Mia has a 504 plan. By law, the school needs to provide a school nurse to help her.

Mia Gandara, 7, at Pickard Elementary needs a nurse to help her prick her finger multiple times to check her glucose levels. She has Type 1 diabetes. Nine different nurses came to her school last fall.
Manuel Martinez/WBEZ
Mia Gandara, 7, at Pickard Elementary needs a nurse to help her prick her finger multiple times to check her glucose levels. She has Type 1 diabetes. Eight different nurses came to her school last fall.

Her treatment involves pricking her index finger to check glucose levels multiple times a day, and calculating the right amount of insulin based on her carbohydrate intake. It’s a complicated process for a child her age.

One time, the nurse didn’t show up at all, Guzman said. And another time, the school called because the nurse wanted to know how much insulin to give Mia even though it is outlined in her 504 plan. If her blood glucose levels go down drastically it could be life threatening. She and others complained that the agency nurses sometimes seem unsure what to do.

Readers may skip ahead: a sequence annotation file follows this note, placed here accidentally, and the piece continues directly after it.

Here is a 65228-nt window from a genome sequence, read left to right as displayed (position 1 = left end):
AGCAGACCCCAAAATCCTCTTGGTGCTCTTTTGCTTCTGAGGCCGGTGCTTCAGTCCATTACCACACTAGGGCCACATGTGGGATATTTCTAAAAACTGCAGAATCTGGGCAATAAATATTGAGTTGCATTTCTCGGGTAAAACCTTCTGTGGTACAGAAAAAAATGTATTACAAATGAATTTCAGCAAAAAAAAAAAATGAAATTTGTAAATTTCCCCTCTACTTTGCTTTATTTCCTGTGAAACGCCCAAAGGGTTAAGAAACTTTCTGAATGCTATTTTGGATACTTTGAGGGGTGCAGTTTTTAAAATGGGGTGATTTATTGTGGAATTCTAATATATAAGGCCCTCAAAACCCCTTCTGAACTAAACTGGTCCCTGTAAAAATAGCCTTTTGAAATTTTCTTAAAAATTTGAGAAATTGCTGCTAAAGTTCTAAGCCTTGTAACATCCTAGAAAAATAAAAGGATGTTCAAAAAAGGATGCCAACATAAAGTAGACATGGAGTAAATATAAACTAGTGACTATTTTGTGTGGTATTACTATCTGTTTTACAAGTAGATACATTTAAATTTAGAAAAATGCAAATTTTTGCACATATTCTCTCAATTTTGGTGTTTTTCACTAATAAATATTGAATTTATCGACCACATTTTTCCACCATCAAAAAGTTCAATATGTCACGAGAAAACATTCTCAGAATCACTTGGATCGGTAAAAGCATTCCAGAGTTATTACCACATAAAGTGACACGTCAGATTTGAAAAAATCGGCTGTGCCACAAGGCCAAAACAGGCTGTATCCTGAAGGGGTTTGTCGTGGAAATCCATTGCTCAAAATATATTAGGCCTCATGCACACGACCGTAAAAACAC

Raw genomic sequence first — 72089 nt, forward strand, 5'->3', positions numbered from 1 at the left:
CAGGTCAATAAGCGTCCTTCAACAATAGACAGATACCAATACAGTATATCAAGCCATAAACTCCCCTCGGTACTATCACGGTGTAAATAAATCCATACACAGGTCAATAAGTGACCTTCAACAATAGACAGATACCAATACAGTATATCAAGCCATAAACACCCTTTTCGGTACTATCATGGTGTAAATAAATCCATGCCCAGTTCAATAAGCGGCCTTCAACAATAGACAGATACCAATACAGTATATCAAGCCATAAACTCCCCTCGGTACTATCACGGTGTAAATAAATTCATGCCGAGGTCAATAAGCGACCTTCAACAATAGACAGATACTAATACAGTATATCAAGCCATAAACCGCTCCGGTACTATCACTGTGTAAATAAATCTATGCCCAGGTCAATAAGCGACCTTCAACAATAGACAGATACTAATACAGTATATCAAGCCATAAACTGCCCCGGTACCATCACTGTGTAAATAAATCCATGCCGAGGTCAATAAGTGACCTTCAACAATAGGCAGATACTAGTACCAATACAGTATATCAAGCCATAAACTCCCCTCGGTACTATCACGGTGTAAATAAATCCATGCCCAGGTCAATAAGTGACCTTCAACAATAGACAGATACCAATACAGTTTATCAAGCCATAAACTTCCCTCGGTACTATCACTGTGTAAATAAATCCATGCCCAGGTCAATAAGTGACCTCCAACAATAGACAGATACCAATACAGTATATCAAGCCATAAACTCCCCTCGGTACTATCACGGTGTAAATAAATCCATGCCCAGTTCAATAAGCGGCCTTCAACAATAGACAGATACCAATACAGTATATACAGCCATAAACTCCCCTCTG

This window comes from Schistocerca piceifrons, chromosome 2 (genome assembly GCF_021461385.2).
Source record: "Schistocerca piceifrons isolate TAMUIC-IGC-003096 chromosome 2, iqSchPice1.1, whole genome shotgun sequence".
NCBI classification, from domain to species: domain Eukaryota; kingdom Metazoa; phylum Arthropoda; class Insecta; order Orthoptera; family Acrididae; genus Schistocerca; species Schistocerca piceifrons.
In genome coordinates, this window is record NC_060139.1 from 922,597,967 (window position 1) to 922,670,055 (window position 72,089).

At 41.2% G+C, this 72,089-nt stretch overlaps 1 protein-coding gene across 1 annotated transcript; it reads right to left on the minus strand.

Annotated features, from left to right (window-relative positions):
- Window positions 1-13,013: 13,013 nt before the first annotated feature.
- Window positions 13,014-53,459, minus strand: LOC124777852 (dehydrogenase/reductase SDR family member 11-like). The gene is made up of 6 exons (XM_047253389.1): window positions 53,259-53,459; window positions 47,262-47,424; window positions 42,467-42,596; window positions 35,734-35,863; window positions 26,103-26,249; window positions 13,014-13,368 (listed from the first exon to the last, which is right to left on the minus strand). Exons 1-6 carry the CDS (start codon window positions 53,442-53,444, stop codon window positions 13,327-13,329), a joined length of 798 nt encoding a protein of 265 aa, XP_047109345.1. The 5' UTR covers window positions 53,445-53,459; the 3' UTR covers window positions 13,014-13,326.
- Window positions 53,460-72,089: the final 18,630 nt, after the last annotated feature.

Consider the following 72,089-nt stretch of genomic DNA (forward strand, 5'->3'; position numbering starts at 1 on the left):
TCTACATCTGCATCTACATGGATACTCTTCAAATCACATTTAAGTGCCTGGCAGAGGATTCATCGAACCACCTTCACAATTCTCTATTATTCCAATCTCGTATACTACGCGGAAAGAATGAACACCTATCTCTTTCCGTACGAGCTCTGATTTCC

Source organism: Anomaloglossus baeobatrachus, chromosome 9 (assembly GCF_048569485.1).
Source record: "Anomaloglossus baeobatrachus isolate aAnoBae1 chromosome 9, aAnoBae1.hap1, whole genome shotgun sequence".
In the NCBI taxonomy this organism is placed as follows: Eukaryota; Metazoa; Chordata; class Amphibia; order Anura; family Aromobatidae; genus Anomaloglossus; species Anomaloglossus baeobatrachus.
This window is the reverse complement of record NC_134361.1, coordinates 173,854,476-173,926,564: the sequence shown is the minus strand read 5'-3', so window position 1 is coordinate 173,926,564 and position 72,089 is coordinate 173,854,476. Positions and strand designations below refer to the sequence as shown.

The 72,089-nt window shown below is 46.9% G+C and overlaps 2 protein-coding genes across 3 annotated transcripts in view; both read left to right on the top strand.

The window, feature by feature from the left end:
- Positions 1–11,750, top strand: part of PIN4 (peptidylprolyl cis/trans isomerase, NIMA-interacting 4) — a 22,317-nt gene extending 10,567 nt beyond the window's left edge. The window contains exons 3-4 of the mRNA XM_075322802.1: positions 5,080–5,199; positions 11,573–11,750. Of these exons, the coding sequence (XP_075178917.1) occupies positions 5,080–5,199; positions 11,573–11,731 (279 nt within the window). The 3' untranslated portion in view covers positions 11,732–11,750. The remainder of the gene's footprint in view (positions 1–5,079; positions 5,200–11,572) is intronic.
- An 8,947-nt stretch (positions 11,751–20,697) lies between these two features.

“I am always at home now worrying and wondering,” Guzman said. “How is she? How are her sugar levels? Are they going up? Is she going to faint?”

Pickard had nine CPS nurses in three months — one of those nurses visited 39 other schools in the same time frame, records show. If a nurse doesn’t show up, which has happened in the past, a school employee has been trained to assist Mia, Guzman said.


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Parents like Guzman and the Korotkos have been speaking out about CPS’ chaotic nursing system for months. At last month’s board of education meeting, the parent group Raise Your Hand delivered a report with a list of recommendations, including hiring more full-time CPS nurses and more training.  

Despite the outcry, CPS in December renewed RCM’s contract for two more years and expanded the pool of eligible nursing agencies. CPS said since December this has allowed it to add 21 more private nurses who provide direct care to students.